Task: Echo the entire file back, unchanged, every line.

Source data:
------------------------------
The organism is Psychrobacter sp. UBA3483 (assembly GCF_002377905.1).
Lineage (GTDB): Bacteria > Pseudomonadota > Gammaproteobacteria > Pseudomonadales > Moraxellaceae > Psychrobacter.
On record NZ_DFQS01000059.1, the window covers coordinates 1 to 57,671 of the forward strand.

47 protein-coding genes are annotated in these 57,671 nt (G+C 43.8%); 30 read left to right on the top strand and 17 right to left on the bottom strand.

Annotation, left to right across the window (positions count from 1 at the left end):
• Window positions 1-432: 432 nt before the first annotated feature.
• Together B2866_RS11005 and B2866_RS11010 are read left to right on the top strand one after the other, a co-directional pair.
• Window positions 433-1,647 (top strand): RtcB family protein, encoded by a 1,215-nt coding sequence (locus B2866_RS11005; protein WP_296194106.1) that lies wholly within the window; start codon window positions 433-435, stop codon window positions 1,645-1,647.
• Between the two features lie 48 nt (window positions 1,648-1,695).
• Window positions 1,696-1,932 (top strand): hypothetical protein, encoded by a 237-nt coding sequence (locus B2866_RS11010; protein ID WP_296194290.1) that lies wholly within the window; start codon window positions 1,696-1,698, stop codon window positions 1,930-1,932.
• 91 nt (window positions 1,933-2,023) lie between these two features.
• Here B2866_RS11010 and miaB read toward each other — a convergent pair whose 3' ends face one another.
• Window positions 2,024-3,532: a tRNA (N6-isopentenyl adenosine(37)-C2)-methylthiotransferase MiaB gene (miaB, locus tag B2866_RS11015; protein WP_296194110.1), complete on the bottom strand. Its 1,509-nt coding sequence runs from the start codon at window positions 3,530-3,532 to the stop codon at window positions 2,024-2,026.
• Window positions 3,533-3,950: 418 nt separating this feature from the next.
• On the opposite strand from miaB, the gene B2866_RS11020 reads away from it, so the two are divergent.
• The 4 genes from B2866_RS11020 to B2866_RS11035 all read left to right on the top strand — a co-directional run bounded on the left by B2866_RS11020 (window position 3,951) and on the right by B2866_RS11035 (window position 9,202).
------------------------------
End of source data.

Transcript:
The organism is Psychrobacter sp. UBA3483 (assembly GCF_002377905.1).
Lineage (GTDB): Bacteria > Pseudomonadota > Gammaproteobacteria > Pseudomonadales > Moraxellaceae > Psychrobacter.
On record NZ_DFQS01000059.1, the window covers coordinates 1 to 57,671 of the forward strand.

47 protein-coding genes are annotated in these 57,671 nt (G+C 43.8%); 30 read left to right on the top strand and 17 right to left on the bottom strand.

Annotation, left to right across the window (positions count from 1 at the left end):
• Window positions 1-432: 432 nt before the first annotated feature.
• Together B2866_RS11005 and B2866_RS11010 are read left to right on the top strand one after the other, a co-directional pair.
• Window positions 433-1,647 (top strand): RtcB family protein, encoded by a 1,215-nt coding sequence (locus B2866_RS11005; protein WP_296194106.1) that lies wholly within the window; start codon window positions 433-435, stop codon window positions 1,645-1,647.
• Between the two features lie 48 nt (window positions 1,648-1,695).
• Window positions 1,696-1,932 (top strand): hypothetical protein, encoded by a 237-nt coding sequence (locus B2866_RS11010; protein ID WP_296194290.1) that lies wholly within the window; start codon window positions 1,696-1,698, stop codon window positions 1,930-1,932.
• 91 nt (window positions 1,933-2,023) lie between these two features.
• Here B2866_RS11010 and miaB read toward each other — a convergent pair whose 3' ends face one another.
• Window positions 2,024-3,532: a tRNA (N6-isopentenyl adenosine(37)-C2)-methylthiotransferase MiaB gene (miaB, locus tag B2866_RS11015; protein WP_296194110.1), complete on the bottom strand. Its 1,509-nt coding sequence runs from the start codon at window positions 3,530-3,532 to the stop codon at window positions 2,024-2,026.
• Window positions 3,533-3,950: 418 nt separating this feature from the next.
• On the opposite strand from miaB, the gene B2866_RS11020 reads away from it, so the two are divergent.
• The 4 genes from B2866_RS11020 to B2866_RS11035 all read left to right on the top strand — a co-directional run bounded on the left by B2866_RS11020 (window position 3,951) and on the right by B2866_RS11035 (window position 9,202).